top of page
  • Writer's pictureJack Cannonball May

My Black Tie

By Jack May In 1989 on this day, the 10th of April, I was in New York City. The occasion was the annual dinner for The Explorers Club of which I am a member. The dinner is a notable extravaganza at the Waldorf Astoria hotel. The event is famous for its exotic hors d'oeuvres and noted explorers.

Prior to leaving my home in Gainesville, Florida, I had dinner with my father, Earl Campbell May. Dad had been in poor health for several months and was obviously declining. The dinner was pleasant, but there was a sense of finality. When I departed, Father and I looked each other in the eye and shook hands very firmly. No word was spoken, nor was necessary.

Anticipating a funeral, a few days later in Manhattan, I went to Bergdorf Goodman men's shop and selected a new black tie. Returning to The Lotos Club where I was staying, the receptionist met me at the door. "Sir," he said, "you have received four phone calls from Florida." I did not need to see the notes to understand what had transpired.

That black tie was worthy of the occasion and remains very special.


Attached is the funeral notice for my father, Earl Campbell May, truly a great man.


Earl Campbell May died in the Spring, at the very time life was refreshing itself and beginning anew. This may seem a bit sad to his friends at first until we remember it couldn't have happened any other way. Poopa lived his entire life in the Spring! He was a refreshing man of continued new beginnings. There was no "better" time for him to precede us on one more expedition. Besides, all small and uncertain societies such as this one here today, send their best men ahead to poke around, pave the way, and let the others know we may not be such a sorry lot after all.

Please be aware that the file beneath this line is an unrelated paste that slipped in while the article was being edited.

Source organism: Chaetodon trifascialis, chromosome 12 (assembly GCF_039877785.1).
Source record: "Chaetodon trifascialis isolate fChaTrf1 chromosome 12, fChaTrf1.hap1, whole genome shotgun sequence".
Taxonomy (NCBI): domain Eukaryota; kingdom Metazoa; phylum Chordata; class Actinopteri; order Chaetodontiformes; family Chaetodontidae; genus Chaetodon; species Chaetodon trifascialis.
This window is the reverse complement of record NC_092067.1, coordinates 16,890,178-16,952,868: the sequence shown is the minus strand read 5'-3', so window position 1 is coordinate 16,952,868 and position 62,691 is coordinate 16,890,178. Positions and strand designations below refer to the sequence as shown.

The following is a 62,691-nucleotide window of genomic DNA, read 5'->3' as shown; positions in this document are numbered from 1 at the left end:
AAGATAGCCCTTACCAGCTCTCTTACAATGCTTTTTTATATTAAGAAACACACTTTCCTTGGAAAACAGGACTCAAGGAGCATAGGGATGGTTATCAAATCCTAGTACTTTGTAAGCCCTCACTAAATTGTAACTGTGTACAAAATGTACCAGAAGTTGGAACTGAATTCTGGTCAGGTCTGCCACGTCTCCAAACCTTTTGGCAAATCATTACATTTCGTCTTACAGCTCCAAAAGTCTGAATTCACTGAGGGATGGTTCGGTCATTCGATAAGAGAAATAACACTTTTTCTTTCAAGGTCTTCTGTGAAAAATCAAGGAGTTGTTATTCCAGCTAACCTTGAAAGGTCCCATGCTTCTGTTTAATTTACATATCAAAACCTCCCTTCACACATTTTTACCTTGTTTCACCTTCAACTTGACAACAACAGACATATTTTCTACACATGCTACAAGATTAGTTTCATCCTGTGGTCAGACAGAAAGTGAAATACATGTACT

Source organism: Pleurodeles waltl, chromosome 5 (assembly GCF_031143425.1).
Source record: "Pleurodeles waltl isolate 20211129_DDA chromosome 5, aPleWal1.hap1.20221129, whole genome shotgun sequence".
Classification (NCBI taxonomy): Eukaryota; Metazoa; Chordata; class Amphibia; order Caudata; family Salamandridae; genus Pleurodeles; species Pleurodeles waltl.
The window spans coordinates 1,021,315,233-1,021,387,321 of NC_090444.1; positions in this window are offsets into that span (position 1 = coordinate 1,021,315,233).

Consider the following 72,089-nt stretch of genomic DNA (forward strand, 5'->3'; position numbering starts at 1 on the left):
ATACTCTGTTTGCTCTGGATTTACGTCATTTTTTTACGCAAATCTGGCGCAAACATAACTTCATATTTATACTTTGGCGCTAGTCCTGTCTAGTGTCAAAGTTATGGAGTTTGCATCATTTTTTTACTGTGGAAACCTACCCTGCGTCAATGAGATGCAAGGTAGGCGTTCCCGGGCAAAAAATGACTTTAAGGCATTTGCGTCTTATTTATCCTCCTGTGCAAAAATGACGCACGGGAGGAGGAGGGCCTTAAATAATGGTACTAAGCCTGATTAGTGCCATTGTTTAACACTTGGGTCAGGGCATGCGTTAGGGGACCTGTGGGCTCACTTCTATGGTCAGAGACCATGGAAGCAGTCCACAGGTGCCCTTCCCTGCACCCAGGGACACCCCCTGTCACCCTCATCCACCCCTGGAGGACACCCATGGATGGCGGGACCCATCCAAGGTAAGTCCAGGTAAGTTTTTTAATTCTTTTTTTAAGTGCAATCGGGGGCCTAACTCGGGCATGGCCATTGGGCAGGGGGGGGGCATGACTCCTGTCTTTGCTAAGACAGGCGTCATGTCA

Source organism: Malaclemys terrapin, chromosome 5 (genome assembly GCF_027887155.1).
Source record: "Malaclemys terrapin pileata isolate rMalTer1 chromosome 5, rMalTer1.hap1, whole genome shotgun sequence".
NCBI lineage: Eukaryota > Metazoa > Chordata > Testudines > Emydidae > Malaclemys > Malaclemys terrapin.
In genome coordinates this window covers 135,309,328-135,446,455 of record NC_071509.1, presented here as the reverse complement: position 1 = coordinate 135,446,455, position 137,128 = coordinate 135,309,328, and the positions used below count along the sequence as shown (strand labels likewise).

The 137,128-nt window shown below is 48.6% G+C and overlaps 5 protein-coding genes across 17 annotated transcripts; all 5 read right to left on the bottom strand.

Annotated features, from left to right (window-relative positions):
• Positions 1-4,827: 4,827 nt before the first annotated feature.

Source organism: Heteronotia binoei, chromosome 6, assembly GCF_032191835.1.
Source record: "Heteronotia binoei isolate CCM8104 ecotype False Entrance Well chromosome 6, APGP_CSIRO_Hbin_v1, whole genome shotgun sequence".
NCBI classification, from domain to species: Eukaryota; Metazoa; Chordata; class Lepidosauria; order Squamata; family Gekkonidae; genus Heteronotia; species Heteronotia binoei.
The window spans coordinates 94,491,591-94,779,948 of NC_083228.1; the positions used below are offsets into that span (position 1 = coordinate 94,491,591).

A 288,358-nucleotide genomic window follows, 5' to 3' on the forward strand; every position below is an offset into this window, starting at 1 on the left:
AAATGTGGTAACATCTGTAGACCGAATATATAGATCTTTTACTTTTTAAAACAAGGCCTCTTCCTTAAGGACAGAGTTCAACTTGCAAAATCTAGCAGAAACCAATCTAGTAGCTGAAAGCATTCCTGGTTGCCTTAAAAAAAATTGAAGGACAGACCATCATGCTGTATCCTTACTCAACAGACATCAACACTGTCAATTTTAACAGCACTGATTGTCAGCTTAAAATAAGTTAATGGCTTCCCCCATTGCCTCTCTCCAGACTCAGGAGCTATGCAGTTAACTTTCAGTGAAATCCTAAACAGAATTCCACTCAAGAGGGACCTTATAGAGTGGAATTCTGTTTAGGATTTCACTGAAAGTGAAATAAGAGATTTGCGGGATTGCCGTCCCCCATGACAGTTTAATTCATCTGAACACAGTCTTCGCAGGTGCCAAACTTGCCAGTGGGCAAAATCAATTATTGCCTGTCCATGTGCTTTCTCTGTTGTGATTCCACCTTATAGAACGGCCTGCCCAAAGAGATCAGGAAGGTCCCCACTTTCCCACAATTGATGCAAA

We do hope that the othersthose yet to be encountered out there somewhere—don't expect the rest of us to measure up to our beloved emissary though. Poopa was the only one we had. Oh, we’ve got some fine and splendid folk still among us, people we love and can respect, but there are none better.

There’s an old saying that goes "You can't take it with you." Well, Poopa did it again. He took it with him. It would take a generation of historians to recount just what Poopa did, in fact, take with him.

He took a lifetime of intimate, under-the-leaves, knowledge of wild places. He knew, not only the antelopes of the veldt, but he knew what those little worms were that every few years got on his tomatoes. He took with him a knowledge of how to cut and weld great sheets of iron into a figure of astounding beauty and imagination. He also worked to create beauty more delicately, with watercolors and with the clean, precise words of his poems.

He was a quiet, natural leader of men, with a drawerful of military decorations. It was funny, in a way, how other strong, dynamic leaders took pleasure in Poopa’s approval. He was a man's man, and, although some would expand that phrasing, we, his friends, will just say he appreciated beauty where he found it.

Poopa also took with him a generosity that reveals the heart of a kind and caring man. He was not only generous at the community level, supporting this foundation and that, but personally with support for countless and nameless people who just needed help.

So, with Spring upon us, and a freshness in the air as newborn calves stand blinking at the morning light, let us keep in mind that renaissance implies rebirth and that Earl Campbell May, our beloved Poopa, was among the last of the Renaissance men.

EARTH Alive, awake we anguish for the dead, we wail and weep. But it is for ourselves that tears and tearing at the heart are done. We dcl not grieve because the earth reclaims its own. We weep because we're suddenly deprived of good companions, sound judgment, and familiar counsel.


"The real reward in life is not the goal or the destination, but the journey along the way!"

33 views0 comments

Recent Posts

See All


bottom of page